Monopoly vs competition in education

Date:           26 June 15
By:              Frank Gue, B.Sc., MBA, P.Eng.,
                   2252 Joyce St.,
                   Burlington, ON L7R 2B5
For:             Lee Prokaska,     The Spec
Re:              “Choices in education” and “car insurance”, June 25 Spec

Dear Lee:

On the same page, one author explains how to get us out of the toils of a vast, inefficient, ineffective government monopoly (education), while another author explains how to get us into the toils of a vast, inefficient, ineffective government monopoly (car insurance).
Three cheers for the clear insight of the former, regretful rejection of the well-meant but misguided advice of the latter.
History teaches that big government monopolies (health care, education, Hydro, etc.) become low-performing, expensive disasters; while private, competitive providers of the same services typically deliver far higher, quicker, less expensive quality.  Sadly, however, these better services are available only to folk who can afford (and to some who cannot afford, but pay only at heavy sacrifice of modest family incomes) to pay twice for them, once through taxes and again to the private provider.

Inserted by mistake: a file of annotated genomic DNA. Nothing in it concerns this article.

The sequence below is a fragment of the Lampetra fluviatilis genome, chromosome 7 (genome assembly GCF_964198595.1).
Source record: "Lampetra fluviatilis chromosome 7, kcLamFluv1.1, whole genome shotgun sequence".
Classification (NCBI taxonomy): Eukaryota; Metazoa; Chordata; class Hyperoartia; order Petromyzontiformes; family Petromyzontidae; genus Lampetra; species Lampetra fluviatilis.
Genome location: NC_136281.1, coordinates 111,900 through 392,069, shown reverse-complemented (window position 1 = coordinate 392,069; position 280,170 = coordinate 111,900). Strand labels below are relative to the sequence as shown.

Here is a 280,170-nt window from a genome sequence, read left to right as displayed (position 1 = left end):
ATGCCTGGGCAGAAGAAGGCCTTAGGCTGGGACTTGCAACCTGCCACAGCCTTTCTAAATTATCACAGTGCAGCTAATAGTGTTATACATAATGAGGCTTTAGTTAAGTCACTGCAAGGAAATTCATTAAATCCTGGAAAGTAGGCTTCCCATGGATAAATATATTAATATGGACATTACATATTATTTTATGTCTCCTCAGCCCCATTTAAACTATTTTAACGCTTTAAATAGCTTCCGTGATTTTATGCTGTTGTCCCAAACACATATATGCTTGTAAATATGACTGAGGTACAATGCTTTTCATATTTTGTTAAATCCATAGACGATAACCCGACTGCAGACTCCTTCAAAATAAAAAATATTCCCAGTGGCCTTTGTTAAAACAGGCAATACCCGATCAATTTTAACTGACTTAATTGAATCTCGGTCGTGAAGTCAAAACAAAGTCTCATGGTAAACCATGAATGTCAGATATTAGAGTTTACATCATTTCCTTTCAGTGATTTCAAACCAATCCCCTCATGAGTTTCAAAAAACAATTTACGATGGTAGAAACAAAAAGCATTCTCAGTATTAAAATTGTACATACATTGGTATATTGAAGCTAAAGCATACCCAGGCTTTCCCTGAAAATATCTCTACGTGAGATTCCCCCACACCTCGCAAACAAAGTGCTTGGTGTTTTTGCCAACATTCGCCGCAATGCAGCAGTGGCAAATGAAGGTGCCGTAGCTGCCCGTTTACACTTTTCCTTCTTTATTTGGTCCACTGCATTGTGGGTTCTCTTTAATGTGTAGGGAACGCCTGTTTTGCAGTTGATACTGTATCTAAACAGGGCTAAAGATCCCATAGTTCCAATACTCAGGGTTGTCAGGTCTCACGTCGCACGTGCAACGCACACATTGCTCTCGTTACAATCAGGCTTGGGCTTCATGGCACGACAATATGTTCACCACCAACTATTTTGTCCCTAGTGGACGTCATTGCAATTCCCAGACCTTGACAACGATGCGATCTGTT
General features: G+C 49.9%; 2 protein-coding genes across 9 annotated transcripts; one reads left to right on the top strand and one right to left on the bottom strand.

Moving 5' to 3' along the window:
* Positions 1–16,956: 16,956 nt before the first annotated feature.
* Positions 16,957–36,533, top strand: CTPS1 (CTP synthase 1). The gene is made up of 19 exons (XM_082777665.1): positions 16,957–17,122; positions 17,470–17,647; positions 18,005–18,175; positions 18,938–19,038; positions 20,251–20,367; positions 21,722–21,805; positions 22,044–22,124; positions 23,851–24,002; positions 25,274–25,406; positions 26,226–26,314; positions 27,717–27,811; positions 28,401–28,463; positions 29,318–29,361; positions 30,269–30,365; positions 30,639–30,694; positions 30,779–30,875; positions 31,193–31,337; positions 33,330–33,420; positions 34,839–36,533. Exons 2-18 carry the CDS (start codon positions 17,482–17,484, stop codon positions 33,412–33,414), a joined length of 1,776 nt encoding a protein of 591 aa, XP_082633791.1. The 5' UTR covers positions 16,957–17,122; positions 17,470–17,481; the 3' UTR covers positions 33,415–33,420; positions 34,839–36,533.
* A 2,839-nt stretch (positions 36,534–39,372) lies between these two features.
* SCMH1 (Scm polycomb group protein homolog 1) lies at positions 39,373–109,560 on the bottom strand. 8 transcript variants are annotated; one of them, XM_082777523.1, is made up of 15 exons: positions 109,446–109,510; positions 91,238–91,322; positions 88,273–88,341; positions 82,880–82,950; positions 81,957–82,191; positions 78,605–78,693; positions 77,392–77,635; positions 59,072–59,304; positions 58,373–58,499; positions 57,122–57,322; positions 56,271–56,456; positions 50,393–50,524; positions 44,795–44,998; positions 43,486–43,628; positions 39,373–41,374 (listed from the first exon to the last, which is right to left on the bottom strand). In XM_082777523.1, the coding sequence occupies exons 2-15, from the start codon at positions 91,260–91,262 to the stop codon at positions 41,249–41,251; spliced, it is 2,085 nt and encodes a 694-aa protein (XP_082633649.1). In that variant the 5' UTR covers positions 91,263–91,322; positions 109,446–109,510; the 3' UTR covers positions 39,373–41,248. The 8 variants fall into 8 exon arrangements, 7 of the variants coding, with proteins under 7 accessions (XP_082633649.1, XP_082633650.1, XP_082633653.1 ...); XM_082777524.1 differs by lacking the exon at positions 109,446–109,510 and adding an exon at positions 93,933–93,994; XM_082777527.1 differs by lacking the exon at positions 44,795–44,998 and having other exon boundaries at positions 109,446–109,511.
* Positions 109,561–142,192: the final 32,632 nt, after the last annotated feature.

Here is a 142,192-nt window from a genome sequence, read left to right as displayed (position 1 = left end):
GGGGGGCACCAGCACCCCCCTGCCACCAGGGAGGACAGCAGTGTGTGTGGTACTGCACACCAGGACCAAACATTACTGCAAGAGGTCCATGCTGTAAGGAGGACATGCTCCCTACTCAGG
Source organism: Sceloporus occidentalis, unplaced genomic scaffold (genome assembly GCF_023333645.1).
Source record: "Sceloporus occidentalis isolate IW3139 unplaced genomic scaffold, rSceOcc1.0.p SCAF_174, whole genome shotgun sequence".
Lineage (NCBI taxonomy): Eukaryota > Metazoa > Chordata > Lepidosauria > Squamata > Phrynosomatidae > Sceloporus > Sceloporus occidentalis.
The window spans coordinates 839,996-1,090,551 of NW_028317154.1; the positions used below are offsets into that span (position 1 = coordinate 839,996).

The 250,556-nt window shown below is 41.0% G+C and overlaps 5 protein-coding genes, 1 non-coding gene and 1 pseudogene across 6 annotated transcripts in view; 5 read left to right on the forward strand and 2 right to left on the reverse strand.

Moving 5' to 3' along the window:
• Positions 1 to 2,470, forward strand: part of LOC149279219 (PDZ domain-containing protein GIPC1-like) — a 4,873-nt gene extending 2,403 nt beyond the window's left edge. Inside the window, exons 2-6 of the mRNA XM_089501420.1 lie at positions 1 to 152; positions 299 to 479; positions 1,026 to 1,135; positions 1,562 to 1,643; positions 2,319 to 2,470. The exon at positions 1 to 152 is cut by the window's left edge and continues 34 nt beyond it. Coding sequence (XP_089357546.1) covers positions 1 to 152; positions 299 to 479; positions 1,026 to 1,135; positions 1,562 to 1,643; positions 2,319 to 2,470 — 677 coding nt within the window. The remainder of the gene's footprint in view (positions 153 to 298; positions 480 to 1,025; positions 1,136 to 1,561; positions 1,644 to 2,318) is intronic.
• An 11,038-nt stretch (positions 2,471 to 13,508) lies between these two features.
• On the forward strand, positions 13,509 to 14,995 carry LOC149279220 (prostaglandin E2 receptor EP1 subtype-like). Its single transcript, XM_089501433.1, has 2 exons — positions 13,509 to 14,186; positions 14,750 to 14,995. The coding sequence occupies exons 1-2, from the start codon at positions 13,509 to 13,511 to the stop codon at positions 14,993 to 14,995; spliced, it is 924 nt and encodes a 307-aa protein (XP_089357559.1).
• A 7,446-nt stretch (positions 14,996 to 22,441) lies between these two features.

In the case of car insurance, part of the answer is transparency: competing companies must advertise their products, prices, and quality so that the consumer can choose intelligently.  The recent emergence of companies advertising electronic devices to make discounts available to careful drivers, who avoid riding gas and brakes as they drive, is a significant step in that direction.
In the case of health care, it has been suggested that one should dress up as a cat and go to a veterinarian, where the quality and promptness of competitive service can be an order of magnitude better than provided by the public service.  More seriously, we need only release our private health care providers (yes, we have some) from the handcuffs of government regulation and diktats.
None of this is to criticize front-line teachers, doctors, and their likes, the majority of whom are dedicated and caring but are prisoners, as we are, of  complacent, unimaginative, centralized, bureaucratic government monopolies.